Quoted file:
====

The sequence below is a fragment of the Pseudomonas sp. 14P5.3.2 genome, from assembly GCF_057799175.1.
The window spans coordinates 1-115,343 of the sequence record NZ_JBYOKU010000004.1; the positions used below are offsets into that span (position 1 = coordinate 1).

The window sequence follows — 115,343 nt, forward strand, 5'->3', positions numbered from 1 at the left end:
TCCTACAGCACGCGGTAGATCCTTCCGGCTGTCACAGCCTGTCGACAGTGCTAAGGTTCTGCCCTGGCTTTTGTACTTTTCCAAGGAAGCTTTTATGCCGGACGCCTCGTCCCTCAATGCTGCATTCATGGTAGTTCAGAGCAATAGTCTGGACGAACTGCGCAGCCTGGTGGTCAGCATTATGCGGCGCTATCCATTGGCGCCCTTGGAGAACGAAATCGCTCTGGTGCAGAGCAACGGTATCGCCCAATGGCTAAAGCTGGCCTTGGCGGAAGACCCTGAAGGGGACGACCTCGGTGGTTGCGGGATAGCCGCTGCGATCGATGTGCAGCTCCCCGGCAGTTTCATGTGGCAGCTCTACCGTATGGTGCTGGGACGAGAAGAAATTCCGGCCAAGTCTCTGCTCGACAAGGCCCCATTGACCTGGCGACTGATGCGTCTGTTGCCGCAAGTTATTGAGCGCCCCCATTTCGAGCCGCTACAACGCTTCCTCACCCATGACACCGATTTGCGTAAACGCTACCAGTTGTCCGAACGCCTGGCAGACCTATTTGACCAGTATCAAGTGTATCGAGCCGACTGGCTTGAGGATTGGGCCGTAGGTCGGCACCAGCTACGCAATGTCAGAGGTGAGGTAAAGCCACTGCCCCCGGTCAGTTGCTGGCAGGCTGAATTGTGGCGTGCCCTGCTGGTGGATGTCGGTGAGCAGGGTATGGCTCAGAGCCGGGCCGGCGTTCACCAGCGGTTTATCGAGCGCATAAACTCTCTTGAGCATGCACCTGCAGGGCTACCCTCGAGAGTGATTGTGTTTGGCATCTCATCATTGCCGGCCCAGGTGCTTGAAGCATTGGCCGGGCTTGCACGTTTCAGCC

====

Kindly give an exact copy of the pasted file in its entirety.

The sequence below is a fragment of the Pseudomonas sp. 14P5.3.2 genome, from assembly GCF_057799175.1.
The window spans coordinates 1-115,343 of the sequence record NZ_JBYOKU010000004.1; the positions used below are offsets into that span (position 1 = coordinate 1).

The window sequence follows — 115,343 nt, forward strand, 5'->3', positions numbered from 1 at the left end:
TCCTACAGCACGCGGTAGATCCTTCCGGCTGTCACAGCCTGTCGACAGTGCTAAGGTTCTGCCCTGGCTTTTGTACTTTTCCAAGGAAGCTTTTATGCCGGACGCCTCGTCCCTCAATGCTGCATTCATGGTAGTTCAGAGCAATAGTCTGGACGAACTGCGCAGCCTGGTGGTCAGCATTATGCGGCGCTATCCATTGGCGCCCTTGGAGAACGAAATCGCTCTGGTGCAGAGCAACGGTATCGCCCAATGGCTAAAGCTGGCCTTGGCGGAAGACCCTGAAGGGGACGACCTCGGTGGTTGCGGGATAGCCGCTGCGATCGATGTGCAGCTCCCCGGCAGTTTCATGTGGCAGCTCTACCGTATGGTGCTGGGACGAGAAGAAATTCCGGCCAAGTCTCTGCTCGACAAGGCCCCATTGACCTGGCGACTGATGCGTCTGTTGCCGCAAGTTATTGAGCGCCCCCATTTCGAGCCGCTACAACGCTTCCTCACCCATGACACCGATTTGCGTAAACGCTACCAGTTGTCCGAACGCCTGGCAGACCTATTTGACCAGTATCAAGTGTATCGAGCCGACTGGCTTGAGGATTGGGCCGTAGGTCGGCACCAGCTACGCAATGTCAGAGGTGAGGTAAAGCCACTGCCCCCGGTCAGTTGCTGGCAGGCTGAATTGTGGCGTGCCCTGCTGGTGGATGTCGGTGAGCAGGGTATGGCTCAGAGCCGGGCCGGCGTTCACCAGCGGTTTATCGAGCGCATAAACTCTCTTGAGCATGCACCTGCAGGGCTACCCTCGAGAGTGATTGTGTTTGGCATCTCATCATTGCCGGCCCAGGTGCTTGAAGCATTGGCCGGGCTTGCACGTTTCAGCC